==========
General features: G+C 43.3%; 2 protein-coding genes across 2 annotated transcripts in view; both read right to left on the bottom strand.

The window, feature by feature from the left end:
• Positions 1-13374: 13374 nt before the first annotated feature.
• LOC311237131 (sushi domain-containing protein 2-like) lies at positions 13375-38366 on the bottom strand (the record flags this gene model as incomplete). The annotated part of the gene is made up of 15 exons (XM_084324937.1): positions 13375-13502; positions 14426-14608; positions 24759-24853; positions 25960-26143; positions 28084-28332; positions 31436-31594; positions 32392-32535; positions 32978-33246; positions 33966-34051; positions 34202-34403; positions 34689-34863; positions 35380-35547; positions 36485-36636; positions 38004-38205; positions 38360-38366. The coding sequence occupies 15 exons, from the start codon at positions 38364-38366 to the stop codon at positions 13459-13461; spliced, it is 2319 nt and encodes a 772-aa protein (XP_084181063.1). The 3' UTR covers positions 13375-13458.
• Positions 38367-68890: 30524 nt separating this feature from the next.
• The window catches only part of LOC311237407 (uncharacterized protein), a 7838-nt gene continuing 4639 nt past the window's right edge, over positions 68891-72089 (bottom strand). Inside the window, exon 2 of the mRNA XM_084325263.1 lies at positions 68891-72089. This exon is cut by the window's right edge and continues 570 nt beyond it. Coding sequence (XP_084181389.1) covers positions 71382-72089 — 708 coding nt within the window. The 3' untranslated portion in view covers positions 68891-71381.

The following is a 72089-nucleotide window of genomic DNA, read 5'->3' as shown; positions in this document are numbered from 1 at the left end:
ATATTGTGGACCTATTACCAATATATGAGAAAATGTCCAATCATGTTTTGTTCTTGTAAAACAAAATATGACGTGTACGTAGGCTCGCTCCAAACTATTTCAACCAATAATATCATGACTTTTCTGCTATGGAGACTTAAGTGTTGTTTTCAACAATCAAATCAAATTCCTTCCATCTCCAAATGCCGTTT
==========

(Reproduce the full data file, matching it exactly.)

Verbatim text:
General features: G+C 43.3%; 2 protein-coding genes across 2 annotated transcripts in view; both read right to left on the bottom strand.

The window, feature by feature from the left end:
• Positions 1-13374: 13374 nt before the first annotated feature.
• LOC311237131 (sushi domain-containing protein 2-like) lies at positions 13375-38366 on the bottom strand (the record flags this gene model as incomplete). The annotated part of the gene is made up of 15 exons (XM_084324937.1): positions 13375-13502; positions 14426-14608; positions 24759-24853; positions 25960-26143; positions 28084-28332; positions 31436-31594; positions 32392-32535; positions 32978-33246; positions 33966-34051; positions 34202-34403; positions 34689-34863; positions 35380-35547; positions 36485-36636; positions 38004-38205; positions 38360-38366. The coding sequence occupies 15 exons, from the start codon at positions 38364-38366 to the stop codon at positions 13459-13461; spliced, it is 2319 nt and encodes a 772-aa protein (XP_084181063.1). The 3' UTR covers positions 13375-13458.
• Positions 38367-68890: 30524 nt separating this feature from the next.
• The window catches only part of LOC311237407 (uncharacterized protein), a 7838-nt gene continuing 4639 nt past the window's right edge, over positions 68891-72089 (bottom strand). Inside the window, exon 2 of the mRNA XM_084325263.1 lies at positions 68891-72089. This exon is cut by the window's right edge and continues 570 nt beyond it. Coding sequence (XP_084181389.1) covers positions 71382-72089 — 708 coding nt within the window. The 3' untranslated portion in view covers positions 68891-71381.

The following is a 72089-nucleotide window of genomic DNA, read 5'->3' as shown; positions in this document are numbered from 1 at the left end:
ATATTGTGGACCTATTACCAATATATGAGAAAATGTCCAATCATGTTTTGTTCTTGTAAAACAAAATATGACGTGTACGTAGGCTCGCTCCAAACTATTTCAACCAATAATATCATGACTTTTCTGCTATGGAGACTTAAGTGTTGTTTTCAACAATCAAATCAAATTCCTTCCATCTCCAAATGCCGTTT